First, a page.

Reply
  13. Mary from Life at Bella Terra

    I have always wanted to try upholstering. You have inspired me to give it a go in 2021. I have a few pieces that are out in my barn that need some love and attention. Thank you for this post.

    Reply
  14. Babs

    My friend and I took an upholstery class at adult ed in our town. We bought two bedroom chairs at a yard sale and off we went. Every week we would carry these small but heavy chairs into the class. The class was 8 or 10 weeks in length…more than enough time to finish…or so we thought. Needless to say, I never finished that chair. We moved a few years later and I stashed the unfinished chair in our barn. A stray cat made it’s catbox out of that chair seat. I still had more fabric and a local miracle worker (upholsterer) actually brought it back to life. The chair stayed with the house when we sold it.

    Never take a good upholsterer for granted.

    Reply
  15. Andrea Kirkby

    I started with dining chairs, real simple jobs in bright fabrics with foam. Did really well. A few draughtsman’s chairs in leather. Great job.

    I got enough confidence to upholster a couple of Louis chairs rather badly. They look okay… but they won’t last…

    Then I read a book on real traditional upholstery, ordered materials, and learned to stuff and stitch the old-fashioned way. It took forever, and I can nit-pick that some corners aren’t quite 100%, but I have now done a whole Louis XVI sofa and two matching chairs and I promise, when you do get there, the feeling of satisfaction and pride is well worth it.

    That said it’s not for everyone. My big tip? Work on a table or workbench – your back will thank for you it. DAMHIKT!

    Reply
  16. Mary

    I have tried several pieces somewhat successfully (a large queen Anne wingback defeated me though) and I agree the pneumatic staple gun is a game changer. I thank you for the tutorials–about a year ago one of your tutorials about doing a slipcover spoke to me and I pulled out an old twill slipcover from a big sofa and recovered a simple slipper chair. I loved your process and I felt so accomplished!! Looking for a great chair for my new Little Art House!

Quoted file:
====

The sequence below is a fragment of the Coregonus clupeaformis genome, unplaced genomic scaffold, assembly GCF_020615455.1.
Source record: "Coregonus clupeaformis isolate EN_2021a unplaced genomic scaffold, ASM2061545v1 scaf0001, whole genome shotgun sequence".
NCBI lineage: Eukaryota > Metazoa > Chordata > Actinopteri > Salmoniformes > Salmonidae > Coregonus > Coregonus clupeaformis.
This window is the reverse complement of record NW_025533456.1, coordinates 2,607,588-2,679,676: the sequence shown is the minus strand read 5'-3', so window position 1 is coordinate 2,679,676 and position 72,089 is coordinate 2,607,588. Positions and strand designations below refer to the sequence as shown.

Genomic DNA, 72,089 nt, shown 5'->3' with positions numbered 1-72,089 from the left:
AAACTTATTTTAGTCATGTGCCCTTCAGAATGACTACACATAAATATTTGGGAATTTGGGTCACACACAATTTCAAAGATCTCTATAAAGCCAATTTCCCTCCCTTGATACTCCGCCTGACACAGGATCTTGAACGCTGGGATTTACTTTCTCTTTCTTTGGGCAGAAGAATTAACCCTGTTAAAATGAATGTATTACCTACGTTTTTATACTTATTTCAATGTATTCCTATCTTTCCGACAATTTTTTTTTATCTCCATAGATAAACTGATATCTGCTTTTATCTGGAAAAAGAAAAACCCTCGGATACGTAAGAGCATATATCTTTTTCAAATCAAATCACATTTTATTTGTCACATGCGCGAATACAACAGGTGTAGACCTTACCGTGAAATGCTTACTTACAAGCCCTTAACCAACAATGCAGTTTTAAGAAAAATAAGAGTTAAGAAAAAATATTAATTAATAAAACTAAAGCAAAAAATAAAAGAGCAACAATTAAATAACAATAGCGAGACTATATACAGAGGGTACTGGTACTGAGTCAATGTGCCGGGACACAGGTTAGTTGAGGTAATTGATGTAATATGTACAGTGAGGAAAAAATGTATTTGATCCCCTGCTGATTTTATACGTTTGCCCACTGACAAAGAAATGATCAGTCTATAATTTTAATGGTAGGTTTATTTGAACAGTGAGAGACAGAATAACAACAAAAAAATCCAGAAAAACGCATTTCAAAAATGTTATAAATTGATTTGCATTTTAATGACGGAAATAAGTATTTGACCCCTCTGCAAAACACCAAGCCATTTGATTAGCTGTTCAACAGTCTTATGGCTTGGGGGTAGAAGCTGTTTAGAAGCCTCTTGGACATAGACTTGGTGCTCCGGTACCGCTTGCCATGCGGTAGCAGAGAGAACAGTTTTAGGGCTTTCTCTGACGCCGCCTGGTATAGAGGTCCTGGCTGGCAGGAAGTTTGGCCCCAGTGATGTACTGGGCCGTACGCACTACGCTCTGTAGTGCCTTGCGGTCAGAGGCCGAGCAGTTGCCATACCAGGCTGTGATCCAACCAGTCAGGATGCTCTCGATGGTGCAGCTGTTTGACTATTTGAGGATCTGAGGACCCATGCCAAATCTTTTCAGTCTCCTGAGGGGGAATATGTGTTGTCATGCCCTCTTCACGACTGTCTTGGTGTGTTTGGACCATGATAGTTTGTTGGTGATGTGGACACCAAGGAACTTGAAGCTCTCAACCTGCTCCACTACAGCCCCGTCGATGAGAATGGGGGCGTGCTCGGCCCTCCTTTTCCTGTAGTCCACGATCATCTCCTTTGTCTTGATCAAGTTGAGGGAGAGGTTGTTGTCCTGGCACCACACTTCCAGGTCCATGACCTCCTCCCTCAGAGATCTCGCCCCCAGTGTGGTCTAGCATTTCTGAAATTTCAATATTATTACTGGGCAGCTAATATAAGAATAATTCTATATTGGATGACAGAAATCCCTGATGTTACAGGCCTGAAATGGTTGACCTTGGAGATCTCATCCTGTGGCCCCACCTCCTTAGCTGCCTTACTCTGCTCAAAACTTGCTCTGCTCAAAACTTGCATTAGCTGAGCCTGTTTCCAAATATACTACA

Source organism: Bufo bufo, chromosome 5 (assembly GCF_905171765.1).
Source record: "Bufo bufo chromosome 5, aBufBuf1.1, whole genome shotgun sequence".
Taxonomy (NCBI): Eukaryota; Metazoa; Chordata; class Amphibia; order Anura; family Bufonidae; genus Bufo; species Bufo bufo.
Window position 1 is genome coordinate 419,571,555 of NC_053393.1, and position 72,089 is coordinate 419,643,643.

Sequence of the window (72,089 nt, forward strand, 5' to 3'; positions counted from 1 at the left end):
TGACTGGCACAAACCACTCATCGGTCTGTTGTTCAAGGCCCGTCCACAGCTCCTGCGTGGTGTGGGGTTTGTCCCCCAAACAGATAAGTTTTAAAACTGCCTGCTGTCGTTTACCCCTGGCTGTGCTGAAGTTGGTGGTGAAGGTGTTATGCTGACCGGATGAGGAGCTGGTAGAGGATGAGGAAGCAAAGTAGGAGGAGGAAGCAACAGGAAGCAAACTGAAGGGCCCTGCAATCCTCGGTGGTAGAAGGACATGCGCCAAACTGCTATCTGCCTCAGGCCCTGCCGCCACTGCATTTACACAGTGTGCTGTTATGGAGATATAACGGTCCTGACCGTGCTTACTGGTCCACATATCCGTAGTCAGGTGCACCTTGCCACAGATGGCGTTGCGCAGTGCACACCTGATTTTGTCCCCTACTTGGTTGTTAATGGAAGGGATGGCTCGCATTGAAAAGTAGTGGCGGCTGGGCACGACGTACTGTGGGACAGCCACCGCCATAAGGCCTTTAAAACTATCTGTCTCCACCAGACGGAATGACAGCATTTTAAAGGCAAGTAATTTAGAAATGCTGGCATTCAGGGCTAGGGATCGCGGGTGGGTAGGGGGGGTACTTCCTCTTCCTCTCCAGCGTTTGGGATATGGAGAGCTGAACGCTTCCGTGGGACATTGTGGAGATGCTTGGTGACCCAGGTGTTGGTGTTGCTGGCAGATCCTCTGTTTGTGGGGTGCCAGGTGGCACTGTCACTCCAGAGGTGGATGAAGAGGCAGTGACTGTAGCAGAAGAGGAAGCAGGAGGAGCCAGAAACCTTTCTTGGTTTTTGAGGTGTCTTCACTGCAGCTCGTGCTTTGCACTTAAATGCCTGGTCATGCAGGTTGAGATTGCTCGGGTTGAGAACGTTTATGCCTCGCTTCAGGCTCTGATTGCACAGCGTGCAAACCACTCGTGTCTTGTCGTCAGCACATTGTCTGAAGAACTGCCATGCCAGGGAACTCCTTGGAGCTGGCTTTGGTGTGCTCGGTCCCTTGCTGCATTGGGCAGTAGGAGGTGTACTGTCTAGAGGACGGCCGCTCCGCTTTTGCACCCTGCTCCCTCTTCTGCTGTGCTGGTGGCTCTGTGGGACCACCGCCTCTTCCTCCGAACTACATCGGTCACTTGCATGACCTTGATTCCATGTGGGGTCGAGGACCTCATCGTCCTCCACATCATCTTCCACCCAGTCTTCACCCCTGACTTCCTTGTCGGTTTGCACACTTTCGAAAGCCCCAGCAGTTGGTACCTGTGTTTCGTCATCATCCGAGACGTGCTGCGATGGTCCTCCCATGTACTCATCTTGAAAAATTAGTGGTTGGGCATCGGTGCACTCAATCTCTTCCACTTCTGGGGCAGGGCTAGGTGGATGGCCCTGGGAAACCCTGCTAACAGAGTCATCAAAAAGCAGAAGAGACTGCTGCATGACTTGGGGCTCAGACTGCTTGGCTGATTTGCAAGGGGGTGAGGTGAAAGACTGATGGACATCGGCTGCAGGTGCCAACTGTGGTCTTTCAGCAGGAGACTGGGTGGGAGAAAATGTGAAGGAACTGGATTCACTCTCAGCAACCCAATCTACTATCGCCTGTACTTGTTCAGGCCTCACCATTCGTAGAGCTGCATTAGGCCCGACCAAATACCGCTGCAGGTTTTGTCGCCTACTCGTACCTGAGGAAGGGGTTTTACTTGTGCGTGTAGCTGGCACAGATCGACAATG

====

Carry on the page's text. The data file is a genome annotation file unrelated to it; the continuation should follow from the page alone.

Reply
  17. html5

    thank you for sharing them!

    Reply
  18. Valerie

    I’ve done several small projects, DR chairs and a LR chair, which turned out well. I have a couch that I’ve been debating about taking on for 18 months. After doing the chair including cording and zippers, I’m not afraid of doing the couch, but it has to sit in a sunny spot (I have a living room with no solid walls to work with!) and I’m not sure where to go for 14-18 yards of fabric that will hold up well. I don’t have a family room, so the couch is it!

    Any suggestions for good quality fabric that can be ordered online and hold up well for day-to-day wear and eastern sun?

    Thanks!

    Reply
  19. Mandy

    I’ve been wanting to reupholster a couple of old pieces of furniture that I have at home. I love to learn skills and creative ways to decorate my home. I loved your article! I have 6 dinning chairs that I recently painted and they look great. I just needed to get over my fear of ruining the chair because I have not tried this before. Thank you so much for all your valuable tips, and wish me look with my upholstery venture.

    Reply
  20. MaryLisa

    Thank you for suggesting the book. I ordered the last one in stock. You so kindly did a tutorial featuring my French chair and I’m still working on it. Your instructions are wonderful.

    Reply

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Marian Parsons - Miss Mustard Seed

I’m Marian, aka Miss Mustard Seed, a wife, mother, paint enthusiast, lover of all things home and an entrepreneur, author, artist, designer, freelance writer & photographer.  READ MORE to learn more about me, my blog and my business…